• Teach your kids not to DO ANYTHING, or GO ANYWHERE, with ANY ADULTS AT ALL, unless they can ask for your permission first.

See how I said ANY ADULTS AT ALL? That’s because:

  • It’s far more likely your kid is going to be abused by someone they have a relationship with, because most cases of abuse follow long periods of grooming — both of the kid and his or her family.
  • Bad guys groom you and your kids to gauge whether or not you’re paying attention to what they’re doing, and/or to lure you into dropping your guard. Don’t. Kids who bad guys think are flying under their parents’ radars, or kids who seem a little insecure or disconnected from their parents, are the kids who are most at risk.


  • Be suspicious of gifts that adults in positions of authority give your kids. There’s no reason your son should be coming back from Bar Mitzvah study with a cool new keychain or baseball hat.
  • Be suspicious of teachers who tell you your kid is so special they want to offer him more one-on-one time, or special outings. That teacher who says your kid is into Monet, he wants to take him to a museum next weekend? Say thanks, and take your kid to go see the exhibit yourself.
  • You know that weird adult cousin of yours who’s always out in the yard with the kids, never in the kitchen drinking with the grown-ups? Keep an eye on your kids when he’s around.
  • Oh, and that soccer coach who keeps offering to babysit for free, so you can get some time to yourself? NO ONE WANTS TO BABYSIT YOUR KIDS JUST TO BE NICE.

And, here’s another good reason to add to the PANTHEON of reasons to teach your children the anatomically correct names for their genitalia:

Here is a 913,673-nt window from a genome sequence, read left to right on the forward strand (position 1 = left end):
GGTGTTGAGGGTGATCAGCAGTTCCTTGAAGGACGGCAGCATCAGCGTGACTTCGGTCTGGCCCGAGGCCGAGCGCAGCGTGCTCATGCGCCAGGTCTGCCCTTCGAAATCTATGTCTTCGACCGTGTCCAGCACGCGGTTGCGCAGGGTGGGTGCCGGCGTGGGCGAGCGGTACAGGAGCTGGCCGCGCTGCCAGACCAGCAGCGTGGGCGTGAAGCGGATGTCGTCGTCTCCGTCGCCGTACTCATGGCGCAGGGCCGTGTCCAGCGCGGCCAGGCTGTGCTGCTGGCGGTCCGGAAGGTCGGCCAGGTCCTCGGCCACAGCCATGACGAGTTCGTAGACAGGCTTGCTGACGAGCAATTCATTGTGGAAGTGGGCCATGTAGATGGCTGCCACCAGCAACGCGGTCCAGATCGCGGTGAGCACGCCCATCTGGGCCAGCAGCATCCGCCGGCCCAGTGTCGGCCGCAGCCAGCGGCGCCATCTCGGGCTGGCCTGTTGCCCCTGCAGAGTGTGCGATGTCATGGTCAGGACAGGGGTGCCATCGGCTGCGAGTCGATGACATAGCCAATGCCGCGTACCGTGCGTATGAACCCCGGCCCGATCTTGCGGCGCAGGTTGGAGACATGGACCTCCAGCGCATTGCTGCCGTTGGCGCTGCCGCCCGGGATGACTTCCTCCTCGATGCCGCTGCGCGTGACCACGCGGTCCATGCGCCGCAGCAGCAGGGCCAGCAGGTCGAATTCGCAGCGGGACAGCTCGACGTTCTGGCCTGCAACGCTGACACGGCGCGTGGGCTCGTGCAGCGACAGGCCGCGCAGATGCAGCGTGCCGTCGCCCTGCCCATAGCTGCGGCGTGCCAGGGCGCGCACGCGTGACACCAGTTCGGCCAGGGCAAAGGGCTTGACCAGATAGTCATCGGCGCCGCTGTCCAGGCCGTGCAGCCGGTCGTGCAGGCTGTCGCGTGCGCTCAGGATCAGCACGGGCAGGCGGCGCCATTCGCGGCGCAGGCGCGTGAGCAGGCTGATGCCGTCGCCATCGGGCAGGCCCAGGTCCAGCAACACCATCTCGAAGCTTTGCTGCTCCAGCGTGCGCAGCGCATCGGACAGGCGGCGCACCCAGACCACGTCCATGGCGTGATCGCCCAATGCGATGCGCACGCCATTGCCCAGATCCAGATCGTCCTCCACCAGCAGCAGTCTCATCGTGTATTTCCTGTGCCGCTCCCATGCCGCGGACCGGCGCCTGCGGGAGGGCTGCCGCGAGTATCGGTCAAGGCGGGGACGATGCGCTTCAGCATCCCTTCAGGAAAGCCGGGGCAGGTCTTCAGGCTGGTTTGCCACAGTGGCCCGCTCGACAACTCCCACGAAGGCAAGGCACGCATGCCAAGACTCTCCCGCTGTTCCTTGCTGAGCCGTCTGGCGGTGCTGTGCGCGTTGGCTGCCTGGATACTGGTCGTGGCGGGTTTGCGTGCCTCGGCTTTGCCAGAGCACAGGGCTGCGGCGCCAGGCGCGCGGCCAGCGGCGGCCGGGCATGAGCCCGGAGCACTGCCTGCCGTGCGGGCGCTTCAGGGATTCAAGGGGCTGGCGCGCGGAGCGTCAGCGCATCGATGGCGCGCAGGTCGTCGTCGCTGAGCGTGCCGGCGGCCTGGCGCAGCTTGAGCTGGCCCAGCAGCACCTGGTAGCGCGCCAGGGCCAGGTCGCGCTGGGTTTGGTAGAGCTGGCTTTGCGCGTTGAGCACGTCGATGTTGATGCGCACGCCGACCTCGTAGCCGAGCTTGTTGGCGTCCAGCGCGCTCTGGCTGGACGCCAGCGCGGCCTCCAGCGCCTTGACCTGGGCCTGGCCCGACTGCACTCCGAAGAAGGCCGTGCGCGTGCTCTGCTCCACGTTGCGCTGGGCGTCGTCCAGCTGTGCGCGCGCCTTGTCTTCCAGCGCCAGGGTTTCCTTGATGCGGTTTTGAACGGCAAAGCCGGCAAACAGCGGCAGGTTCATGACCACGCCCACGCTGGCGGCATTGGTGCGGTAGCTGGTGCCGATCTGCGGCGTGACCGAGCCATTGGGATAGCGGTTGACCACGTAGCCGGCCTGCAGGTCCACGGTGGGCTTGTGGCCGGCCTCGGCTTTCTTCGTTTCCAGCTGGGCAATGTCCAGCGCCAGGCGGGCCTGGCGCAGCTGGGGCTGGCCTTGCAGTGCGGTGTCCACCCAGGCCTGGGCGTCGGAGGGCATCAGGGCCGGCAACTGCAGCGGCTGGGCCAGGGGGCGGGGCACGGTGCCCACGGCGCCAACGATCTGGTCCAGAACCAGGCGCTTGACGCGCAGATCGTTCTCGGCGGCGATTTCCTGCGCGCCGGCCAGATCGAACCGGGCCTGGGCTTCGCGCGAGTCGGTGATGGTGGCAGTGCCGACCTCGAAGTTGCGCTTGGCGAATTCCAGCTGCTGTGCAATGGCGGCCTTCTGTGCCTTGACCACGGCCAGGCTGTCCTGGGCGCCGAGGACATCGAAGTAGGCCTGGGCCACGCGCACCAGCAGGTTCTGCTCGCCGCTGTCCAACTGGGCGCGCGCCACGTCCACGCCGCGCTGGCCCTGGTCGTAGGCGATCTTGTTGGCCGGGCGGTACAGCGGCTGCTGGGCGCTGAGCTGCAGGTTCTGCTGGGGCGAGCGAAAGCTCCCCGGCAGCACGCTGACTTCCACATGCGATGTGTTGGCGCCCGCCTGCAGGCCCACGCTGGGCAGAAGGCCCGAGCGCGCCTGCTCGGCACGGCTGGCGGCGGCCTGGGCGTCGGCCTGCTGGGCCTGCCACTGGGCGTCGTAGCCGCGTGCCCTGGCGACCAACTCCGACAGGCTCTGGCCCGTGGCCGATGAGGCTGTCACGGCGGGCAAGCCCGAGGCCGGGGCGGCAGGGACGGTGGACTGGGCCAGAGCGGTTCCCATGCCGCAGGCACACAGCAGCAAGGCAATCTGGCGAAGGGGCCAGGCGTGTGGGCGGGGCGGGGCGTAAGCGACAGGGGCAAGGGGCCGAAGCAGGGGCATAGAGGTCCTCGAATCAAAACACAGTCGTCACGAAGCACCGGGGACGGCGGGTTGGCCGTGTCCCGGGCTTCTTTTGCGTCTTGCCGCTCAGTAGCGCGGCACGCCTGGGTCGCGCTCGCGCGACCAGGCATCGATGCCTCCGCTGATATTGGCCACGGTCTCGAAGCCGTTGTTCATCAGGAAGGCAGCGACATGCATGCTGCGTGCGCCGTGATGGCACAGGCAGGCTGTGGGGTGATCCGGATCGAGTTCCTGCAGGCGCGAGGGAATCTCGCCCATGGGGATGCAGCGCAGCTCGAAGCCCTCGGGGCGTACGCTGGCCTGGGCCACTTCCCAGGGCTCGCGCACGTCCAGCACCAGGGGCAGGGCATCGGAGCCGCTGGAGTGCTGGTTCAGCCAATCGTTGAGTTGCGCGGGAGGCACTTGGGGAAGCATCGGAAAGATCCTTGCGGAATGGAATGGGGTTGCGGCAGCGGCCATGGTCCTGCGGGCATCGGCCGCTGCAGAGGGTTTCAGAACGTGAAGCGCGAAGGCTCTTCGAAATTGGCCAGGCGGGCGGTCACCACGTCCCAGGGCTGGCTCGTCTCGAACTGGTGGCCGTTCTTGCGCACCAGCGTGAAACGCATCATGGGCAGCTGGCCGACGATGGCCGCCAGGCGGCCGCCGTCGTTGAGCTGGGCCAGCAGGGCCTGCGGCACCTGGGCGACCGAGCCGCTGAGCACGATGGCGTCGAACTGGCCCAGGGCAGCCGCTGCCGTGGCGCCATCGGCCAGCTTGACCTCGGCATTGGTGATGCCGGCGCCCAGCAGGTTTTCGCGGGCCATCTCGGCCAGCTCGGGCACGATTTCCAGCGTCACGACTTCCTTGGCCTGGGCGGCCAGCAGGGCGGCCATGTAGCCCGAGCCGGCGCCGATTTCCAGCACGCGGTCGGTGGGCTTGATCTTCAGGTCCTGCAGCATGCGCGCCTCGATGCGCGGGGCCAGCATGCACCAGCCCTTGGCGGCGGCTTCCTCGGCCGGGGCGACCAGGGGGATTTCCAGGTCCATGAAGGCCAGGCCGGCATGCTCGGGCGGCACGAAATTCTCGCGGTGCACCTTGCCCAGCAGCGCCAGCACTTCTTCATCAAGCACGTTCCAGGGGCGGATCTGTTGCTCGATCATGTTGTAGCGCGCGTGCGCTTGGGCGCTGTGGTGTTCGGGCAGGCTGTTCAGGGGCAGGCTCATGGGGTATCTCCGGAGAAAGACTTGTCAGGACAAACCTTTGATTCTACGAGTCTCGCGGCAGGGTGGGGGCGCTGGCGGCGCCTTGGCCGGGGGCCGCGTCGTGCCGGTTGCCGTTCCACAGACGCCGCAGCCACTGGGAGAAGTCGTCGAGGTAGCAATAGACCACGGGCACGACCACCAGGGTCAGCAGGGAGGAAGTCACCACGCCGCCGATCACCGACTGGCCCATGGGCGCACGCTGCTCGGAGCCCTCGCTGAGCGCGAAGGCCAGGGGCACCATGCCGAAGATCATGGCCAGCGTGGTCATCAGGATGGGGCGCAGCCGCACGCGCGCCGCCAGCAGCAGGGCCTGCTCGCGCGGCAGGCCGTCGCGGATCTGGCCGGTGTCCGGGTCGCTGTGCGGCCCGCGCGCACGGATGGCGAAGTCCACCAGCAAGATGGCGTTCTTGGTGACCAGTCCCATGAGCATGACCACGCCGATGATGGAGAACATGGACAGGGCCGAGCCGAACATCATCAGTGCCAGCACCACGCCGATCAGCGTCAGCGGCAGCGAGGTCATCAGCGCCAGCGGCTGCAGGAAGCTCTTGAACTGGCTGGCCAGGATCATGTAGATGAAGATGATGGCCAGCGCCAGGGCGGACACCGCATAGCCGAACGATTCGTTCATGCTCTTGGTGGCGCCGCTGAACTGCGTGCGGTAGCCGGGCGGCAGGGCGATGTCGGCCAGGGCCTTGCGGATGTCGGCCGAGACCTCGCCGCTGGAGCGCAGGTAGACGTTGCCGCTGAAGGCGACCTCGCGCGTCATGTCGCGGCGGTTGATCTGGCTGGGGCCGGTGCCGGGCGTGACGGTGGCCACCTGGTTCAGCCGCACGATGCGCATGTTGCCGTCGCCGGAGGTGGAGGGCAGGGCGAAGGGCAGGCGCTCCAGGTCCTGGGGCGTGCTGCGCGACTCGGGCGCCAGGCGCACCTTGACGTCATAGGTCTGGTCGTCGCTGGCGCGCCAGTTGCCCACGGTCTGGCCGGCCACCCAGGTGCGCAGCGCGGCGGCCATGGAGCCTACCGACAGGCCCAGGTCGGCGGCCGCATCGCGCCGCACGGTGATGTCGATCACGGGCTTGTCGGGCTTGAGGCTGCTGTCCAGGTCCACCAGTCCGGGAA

• There isn’t a child molester on earth who’s going to talk to your daughter about her vagina. Really. But if she suddenly starts calling it a cupcake, you can ask her who taught her that.


Ultimately, after spending an hour with Pattie, I felt LESS worried, not more. That, to me, is the number one sign of a good book or seminar about parenting — it doesn’t stress you out.

And you know why Pattie Fitzgerald and  Safely Ever After won’t stress you out?


She’s got a PREVENTION TIPS list, a RED FLAGS & WARNINGS list, and my personal favorite, a THE SUPER-10, PLAY IT SAFE FOR KIDS AND GROWN-UPS! list.

Check out Pattie’s site. Read her material, buy her kids book, organize a bunch of like-minded parents to take her seminars. I promise you’ll feel better after — and way safer — when you do.

- See more at:

Reblogging this because it’s been a while since I last read it.

Such great advice

This is really very excellent.